Callaway youth learn to create radio show during special training session at Churchill museum

Photo by Don Norfleet.

About a dozen Fulton area elementary school students used their imaginations to create brief radio scripts Saturday morning at the Churchill Museum in Fulton.

Leading the youngsters in their adventure in creativity was Liz Murphy, Churchill Museum curator.

The youth were told they would write a 1 1/2 minute brief story, including dialogue and descriptions of sounds they would like to create to go along with the story.

Students gathered in pairs and went through the museum to find a painting or photograph to use for inspiration for their story.

One pair of students was Alice Abbott Havers, daughter of Robin Havers and Elana Abbott of Fulton, and Sofia Hansert, daughter of Bernhard and Alana Hansert of Fulton.

Alice and Sofia paused in front of a painting created in 1965 by John Churchill, nephew of Sir Winston Churchill. The painting was of Churchill’s funeral procession down the River Thames from Tower Pier to Festival Pier.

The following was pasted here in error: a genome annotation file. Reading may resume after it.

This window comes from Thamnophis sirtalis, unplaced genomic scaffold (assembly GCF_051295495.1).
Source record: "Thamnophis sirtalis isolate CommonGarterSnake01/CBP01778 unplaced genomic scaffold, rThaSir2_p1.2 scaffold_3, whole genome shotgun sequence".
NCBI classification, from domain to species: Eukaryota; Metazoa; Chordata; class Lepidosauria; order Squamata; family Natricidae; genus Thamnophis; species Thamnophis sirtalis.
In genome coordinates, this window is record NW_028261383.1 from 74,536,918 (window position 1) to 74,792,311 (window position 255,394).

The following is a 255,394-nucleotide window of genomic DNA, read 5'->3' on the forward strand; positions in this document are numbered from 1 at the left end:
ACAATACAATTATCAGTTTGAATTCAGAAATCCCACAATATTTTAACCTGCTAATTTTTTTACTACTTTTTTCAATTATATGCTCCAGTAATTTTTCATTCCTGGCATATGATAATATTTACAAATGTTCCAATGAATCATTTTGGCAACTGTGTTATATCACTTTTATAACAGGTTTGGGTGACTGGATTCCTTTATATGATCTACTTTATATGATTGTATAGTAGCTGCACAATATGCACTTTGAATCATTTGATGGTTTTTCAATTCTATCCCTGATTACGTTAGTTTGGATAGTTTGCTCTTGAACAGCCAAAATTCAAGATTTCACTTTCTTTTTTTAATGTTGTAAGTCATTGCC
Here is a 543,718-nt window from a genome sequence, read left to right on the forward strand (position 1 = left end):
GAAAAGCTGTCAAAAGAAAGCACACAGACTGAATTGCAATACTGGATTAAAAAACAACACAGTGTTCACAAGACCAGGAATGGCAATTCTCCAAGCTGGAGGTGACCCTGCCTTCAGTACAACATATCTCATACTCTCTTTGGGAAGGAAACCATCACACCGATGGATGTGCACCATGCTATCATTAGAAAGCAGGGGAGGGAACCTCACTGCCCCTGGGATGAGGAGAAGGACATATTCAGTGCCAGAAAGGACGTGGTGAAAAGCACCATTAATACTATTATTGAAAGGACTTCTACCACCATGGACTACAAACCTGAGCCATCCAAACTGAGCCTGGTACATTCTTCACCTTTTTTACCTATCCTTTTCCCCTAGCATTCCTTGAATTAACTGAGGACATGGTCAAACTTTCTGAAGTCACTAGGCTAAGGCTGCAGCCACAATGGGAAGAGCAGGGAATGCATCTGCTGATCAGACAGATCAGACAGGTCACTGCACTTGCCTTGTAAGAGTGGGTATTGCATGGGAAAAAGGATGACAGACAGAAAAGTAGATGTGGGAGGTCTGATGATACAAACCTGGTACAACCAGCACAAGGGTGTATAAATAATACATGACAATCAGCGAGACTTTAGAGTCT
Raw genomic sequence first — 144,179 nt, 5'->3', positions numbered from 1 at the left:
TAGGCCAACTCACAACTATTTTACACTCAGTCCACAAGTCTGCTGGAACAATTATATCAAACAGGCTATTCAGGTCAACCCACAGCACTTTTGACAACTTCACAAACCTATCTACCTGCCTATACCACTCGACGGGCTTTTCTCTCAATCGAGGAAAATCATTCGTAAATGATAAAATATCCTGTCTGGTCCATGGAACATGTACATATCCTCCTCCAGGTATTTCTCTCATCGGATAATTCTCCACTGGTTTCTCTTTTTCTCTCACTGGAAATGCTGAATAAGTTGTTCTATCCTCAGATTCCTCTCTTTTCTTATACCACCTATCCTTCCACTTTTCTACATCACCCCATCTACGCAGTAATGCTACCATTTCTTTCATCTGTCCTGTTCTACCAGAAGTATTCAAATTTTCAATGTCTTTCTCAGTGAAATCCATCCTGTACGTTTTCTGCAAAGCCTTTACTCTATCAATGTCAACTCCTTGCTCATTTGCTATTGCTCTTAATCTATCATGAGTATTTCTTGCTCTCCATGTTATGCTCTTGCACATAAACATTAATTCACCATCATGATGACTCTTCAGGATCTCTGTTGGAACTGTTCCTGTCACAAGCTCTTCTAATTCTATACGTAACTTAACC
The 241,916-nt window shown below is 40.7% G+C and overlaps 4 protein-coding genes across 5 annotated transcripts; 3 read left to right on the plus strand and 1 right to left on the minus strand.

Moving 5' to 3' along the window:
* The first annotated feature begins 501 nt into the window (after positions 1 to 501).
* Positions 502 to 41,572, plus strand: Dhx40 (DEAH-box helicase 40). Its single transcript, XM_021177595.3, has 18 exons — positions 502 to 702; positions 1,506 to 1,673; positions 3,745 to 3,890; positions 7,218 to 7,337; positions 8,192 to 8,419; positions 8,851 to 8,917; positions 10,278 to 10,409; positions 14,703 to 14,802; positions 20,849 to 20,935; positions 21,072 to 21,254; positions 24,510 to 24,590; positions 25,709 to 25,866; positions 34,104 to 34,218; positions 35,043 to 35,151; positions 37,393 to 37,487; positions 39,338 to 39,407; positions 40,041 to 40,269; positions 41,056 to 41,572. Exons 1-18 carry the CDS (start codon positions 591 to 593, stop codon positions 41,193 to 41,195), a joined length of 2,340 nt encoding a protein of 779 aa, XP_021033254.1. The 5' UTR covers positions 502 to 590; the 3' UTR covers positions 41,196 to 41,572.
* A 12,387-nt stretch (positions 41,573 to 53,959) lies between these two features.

Alice and Sofia were not told the history of the painting, nor what it represented. Instead, they used their imaginations.

They decided for their radio show they would explore a big white ship on the shore of the river. They imagined that it was raining and would create sound effects for rain.

Then they decided they would create the sounds of their feet as they walked along the ship. The pair also thought about sounds of the boat and maybe a boat whistle.

After writing their radio script, the youngsters will return to the museum on Saturday, Dec. 11, to create and record their radio show.

Murphy told the students to create a name for their radio show, the setting, characters and dialogue. As part of the radio script, the students were told to indicate sounds to be created by enclosing that direction in brackets in their radio script.

To create sounds, students will borrow sound effects from YouTube but they also plan to create some sounds by taping paper clips on fingernails to simulate a sound like a dog walking.

“We want them to appreciate using their sense of sound without pictures to go with it,” Murphy said. “We are hoping we can persuade a local radio station to broadcast the brief radio shows created by the youngsters.”

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